During the festival week the markets are flooded with kite buyers and sellers. In the heart of Ahmedabad, there is one of the most famous Kite markets - Patang Bazaar, which during the festive week opens 24 hours a day with buyers and sellers negotiating and buying in bulk. Moreover, many families in Ahmadabad start making kites at home and setup small shops in their own homes.
There is also a Kite Museum, located at Sanskar Kendra in Paldi area of Ahmedabad. Established in 1985, it contains a collection of unique kites. Other parts of India also celebrate kite festival. People offer prayers, eat Sattu (made from new crop wheat) and new mangoes (baby mango also known as Tikola).
The symbolism of this festival is to show the awakening of the Gods from their deep sleep. It is said that India created the tradition of kite flying due to the kings and Royalties and later followed by Nawabs who found the sport entertaining and as a way to display their skills and power. It began as being a sport for kings, but over time, as the sport became popular, it began to reach the masses. Kite flying has been a regional event in Gujarat for several years. However the first International Festival was celebrated in 1989 when people from all across the globe participated and showcased their innovative kites.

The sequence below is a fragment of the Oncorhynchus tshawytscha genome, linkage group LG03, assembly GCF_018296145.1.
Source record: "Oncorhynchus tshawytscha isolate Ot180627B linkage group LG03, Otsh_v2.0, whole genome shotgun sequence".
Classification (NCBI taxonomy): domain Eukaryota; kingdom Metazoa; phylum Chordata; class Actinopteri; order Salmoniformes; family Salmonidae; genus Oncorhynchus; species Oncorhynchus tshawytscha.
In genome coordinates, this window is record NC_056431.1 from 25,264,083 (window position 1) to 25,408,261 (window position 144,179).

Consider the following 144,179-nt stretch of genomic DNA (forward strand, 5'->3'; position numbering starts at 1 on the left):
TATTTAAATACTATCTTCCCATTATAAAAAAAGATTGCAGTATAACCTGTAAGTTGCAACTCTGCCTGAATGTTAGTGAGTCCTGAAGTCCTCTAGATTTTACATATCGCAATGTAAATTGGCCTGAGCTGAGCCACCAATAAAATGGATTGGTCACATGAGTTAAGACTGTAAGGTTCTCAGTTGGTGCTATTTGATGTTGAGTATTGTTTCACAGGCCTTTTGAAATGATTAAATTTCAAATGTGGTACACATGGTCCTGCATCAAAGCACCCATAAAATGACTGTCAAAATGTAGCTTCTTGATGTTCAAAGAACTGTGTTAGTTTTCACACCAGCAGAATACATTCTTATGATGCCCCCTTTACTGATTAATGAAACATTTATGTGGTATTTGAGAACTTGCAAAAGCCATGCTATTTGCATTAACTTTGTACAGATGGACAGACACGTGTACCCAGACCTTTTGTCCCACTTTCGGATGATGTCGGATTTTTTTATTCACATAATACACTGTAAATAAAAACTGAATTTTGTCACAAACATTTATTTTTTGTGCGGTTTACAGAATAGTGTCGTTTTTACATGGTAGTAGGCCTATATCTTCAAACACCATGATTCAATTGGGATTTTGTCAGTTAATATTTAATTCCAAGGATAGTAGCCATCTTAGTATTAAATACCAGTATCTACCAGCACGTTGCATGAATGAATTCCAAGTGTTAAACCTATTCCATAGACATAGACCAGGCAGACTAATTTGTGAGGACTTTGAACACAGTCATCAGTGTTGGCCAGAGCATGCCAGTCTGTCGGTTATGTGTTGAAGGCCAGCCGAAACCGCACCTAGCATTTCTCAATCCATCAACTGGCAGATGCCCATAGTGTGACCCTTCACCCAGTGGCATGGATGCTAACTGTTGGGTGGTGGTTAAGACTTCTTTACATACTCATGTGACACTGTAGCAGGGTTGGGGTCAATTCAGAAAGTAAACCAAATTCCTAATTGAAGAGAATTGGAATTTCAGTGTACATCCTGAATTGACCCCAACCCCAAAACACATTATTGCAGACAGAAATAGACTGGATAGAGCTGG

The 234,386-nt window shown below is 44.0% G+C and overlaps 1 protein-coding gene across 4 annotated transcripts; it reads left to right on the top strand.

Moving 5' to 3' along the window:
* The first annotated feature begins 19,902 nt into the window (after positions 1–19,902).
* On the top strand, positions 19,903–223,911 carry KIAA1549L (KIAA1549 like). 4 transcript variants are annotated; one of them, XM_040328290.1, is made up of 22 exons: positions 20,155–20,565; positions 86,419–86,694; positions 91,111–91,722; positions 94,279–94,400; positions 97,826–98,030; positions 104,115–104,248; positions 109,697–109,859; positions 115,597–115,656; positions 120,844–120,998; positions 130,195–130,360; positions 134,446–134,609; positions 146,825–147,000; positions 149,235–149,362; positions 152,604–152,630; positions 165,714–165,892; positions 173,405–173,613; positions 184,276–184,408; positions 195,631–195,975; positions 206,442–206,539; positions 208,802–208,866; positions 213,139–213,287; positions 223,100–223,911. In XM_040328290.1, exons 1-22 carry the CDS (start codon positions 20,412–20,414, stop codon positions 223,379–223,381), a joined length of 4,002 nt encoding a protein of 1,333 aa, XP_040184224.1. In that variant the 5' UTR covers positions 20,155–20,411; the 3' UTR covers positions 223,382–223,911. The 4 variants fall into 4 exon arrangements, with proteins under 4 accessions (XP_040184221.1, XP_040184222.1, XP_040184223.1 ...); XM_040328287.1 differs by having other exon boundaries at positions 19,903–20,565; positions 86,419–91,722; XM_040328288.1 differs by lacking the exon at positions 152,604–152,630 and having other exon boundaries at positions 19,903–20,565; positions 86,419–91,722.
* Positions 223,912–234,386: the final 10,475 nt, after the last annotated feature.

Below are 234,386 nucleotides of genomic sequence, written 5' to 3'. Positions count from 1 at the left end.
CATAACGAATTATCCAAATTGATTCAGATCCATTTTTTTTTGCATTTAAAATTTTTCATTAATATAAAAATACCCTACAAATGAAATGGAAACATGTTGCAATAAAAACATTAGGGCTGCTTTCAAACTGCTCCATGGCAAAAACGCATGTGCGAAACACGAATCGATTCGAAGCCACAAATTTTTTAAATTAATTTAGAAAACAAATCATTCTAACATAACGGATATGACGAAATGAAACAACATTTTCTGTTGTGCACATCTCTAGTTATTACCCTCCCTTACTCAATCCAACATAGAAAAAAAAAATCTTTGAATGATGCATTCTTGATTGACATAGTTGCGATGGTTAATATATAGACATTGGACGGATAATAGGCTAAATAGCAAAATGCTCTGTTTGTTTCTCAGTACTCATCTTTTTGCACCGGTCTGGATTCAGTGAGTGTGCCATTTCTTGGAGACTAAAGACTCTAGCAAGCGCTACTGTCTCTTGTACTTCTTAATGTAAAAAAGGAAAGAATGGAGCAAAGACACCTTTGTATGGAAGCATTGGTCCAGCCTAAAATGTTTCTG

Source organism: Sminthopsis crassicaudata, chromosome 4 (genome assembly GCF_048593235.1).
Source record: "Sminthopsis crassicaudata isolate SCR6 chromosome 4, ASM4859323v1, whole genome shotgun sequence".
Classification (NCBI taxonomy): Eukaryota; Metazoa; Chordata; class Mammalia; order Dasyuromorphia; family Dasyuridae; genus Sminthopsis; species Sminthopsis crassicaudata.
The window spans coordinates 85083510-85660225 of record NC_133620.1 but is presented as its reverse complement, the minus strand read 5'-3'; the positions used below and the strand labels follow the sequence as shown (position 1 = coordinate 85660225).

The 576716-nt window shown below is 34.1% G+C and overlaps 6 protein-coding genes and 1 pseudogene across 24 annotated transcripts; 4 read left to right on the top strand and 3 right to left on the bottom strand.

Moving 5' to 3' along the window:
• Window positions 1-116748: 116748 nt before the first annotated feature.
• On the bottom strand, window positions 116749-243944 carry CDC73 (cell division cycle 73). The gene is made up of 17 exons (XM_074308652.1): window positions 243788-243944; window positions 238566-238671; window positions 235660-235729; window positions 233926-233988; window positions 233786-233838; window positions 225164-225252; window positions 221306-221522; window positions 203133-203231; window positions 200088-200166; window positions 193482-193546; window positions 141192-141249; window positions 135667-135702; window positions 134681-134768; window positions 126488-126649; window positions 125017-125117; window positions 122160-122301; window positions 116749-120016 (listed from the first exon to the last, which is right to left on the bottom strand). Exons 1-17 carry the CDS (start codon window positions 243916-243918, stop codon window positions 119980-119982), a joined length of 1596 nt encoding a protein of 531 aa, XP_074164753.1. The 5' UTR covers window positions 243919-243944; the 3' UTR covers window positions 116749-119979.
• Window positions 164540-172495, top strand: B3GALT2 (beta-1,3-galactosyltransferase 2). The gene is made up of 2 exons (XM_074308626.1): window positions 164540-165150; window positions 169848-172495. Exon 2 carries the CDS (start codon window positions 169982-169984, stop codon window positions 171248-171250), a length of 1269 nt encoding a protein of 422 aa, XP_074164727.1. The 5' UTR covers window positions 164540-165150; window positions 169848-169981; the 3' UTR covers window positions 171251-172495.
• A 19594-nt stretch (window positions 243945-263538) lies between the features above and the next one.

The mention of this festival is in the Rigveda which dates more than 5,000 years. The day marks the beginning of the auspicious six-month period known as Uttarayana. Regardless of your background or beliefs, you are welcome to fly kites with everyone else in Gujarat. Most visitors arrive from around India, from Gujarat itself or another state. In major cities of Gujarat, kite flying starts as early as 5 am and goes until late night where approximately 8-10 million people participate in the whole festival.
However, many visitors are international who come from around the world, such as Japan, Italy, UK, Canada, Brazil, Indonesia, Australia, the USA, Malaysia, Singapore, France, China, and many other part of the world.
At the same time, the festival is the occasion for many public entities such as famous dancers, singers, actors or politicians to make an appearance and entertain the people. In 2004, for example, the Bollywood actress Juhi Chawla was part of the celebration and performed a Garba (dance) which is very popular in Gujarat.
Types of kites
Kites are usually made with materials such as plastic, leaves, wood, metal, nylon and other scrap materials but the ones for Uttarayan are made of light-weight paper and bamboo and are mostly rhombus shaped with central spine and a single bow. Dye and paint are also added to increase the glamour of the kite. The threads are covered with mixtures of glue and ground glass which when dried, rolled up and attached to the rear, also known as firkees, become sharp enough to cut skin. These types of threads are used on fighter kites known in India as patangs to cut down other kites during various kite fighting events. During the night illuminated kites filled with lights and candles known as tukals or tukkals are launched creating a spectacle in the dark sky.